Shooting rests are an important part of sighting in a rifle and also sometimes in shooting it more accurately. Designed to offer mechanical support to the rifle, and reduce or sometimes eliminate all control over the gun except the trigger, the best shooting rests provide a stable, repeatable platform from which to shoot from.
Clearly this is the best way to dial in a scope, test the ultimate accuracy of a rifle and to increase the quality of your shooting at the range.
They are also extremely important in developing handloads for your rifle. Knowing how accurate your rifle is will allow you to test loads against known performance, and develop superior loads custom tailored to your particular gun.
Shooting rests range from large stable shot or sand filled bags which you can rest the forend and sometimes butt of your rifle against, to specialized clamping systems that hold the rifle securely in a mechanical framework.
Choosing the best shooting rest is a matter of your end use and final need. Many shooters get by just fine with bags, while others seek more complicated mechanical rests.
In some cases, they will own several different kinds of rests, and bring them out when adjusting sights, testing barrels, or helping friends do the same.
The best thing though, is that choosing the best shooting rest isn’t hard, nor is finding it. We took the guesswork out of the whole process for you and found five of the best shooting rests on the market. They cover the most popular and common styles and are in price ranges to suit every budget and need. Take a look and see if you agree!
Best Shooting Rests – Reviews 2017
Caldwell Zero Max
The Zero Max is a great way to make sure your hunting rifle stays dialed in between seasons, or to take to the range to test the ultimate accuracy of your rifle.
Made of durable steel, with a nylon and leather front rest, and a non marring nylon rest in the rear, this shooting rest will give you years of durable service in all seasons and weather.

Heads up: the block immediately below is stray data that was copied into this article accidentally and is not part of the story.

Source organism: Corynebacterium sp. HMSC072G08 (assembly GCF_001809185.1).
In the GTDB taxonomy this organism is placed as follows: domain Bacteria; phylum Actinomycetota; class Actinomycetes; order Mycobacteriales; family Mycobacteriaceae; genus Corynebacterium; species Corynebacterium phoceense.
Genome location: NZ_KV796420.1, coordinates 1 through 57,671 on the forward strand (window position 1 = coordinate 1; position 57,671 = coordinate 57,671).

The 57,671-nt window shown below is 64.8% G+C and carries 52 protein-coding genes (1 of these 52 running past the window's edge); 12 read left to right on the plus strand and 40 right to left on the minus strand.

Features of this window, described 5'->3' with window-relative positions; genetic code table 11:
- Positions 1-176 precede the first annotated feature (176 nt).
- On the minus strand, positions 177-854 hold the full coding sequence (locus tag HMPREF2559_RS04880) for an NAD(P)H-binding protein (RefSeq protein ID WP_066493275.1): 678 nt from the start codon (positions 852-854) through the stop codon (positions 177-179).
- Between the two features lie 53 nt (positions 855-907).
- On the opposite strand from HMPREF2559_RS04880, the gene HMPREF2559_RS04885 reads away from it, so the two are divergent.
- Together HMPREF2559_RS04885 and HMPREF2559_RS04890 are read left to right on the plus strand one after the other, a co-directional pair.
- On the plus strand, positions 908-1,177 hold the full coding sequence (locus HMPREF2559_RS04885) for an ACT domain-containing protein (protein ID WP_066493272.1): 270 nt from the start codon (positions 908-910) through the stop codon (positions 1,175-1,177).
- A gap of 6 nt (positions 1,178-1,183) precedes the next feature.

Seriously though, a shade over $30, and you get a complete, solid steel adjustable shooting rest? Heck yeah!
At that price they make great gifts to first time shooters, or even get a couple to donate to local youth shooting clubs, and get one for yourself. A simple rest that manages to offer most common features needed in a shooting rest. Works for me.
Sometimes all you really need is a stable position to put your rifle on, and these do the trick. Made of tough nylon and rugged leather, these rests ship unfilled, so you can fill them with sand, lead shot or whatever else you may desire.
After all sand is cheap, and shipping is expensive. What is really nice about these rests is that they are tall enough to even work with many common modern sporting rifles like the AR-15 and similar rifles with protruding pistol grips, which can be a problem with some rests, and as an added bonus they are even designed to clip together after use to be more easily transported as a single unit.
What we’ve got here is about as simple and effective a set of shooting rests that you can and still come out under $20.
If you need a basic shooting rest that won’t even come close to breaking the bank, look no further than Caldwell’s Deadshot Combo.
Guide Gear Bench Rest
However, I am a big fan of “just enough” when it comes to purchasing shooting gear as it is far too easy to get excited over extra features that you might not even use. Do you need a lightweight but functional shooting rest? Do you need it to have basic elevation adjustments and to stand up to casual use? Do you need it to be affordable yet reliable?
Well folks, here is your shooting rest! Sure it doesn’t have fancy bells and whistles, and yeah if you use it every day hard for a season it will probably leave you wanting something more.
But if you are a person who rarely uses a rest, and just needs it for basic tasks, why spend more money than you need to. Go ahead, pull the trigger on this if you know it will fit your needs, and use the extra money you saved to buy more ammo or something.
The Field Pod is designed with hunters in mind, and will even fit crossbows. One of the most tedious tasks of hunting from a stationary position or from a blind is having your rifle at the ready all the time.
It is far easier to have it in a rest like the Field Pod, ready to use at all times tucked away in your blind. Weighing just five pounds and adjustable in height from 20-42”, the Field Pod offers a stable shooting platform, while featuring a panning and tilting head allowing you to track game until you are ready to pull the trigger.
Built with crossbow and firearm hunters in mind, you’ll find this highly versatile shooting rest is as handy in the field as at the range.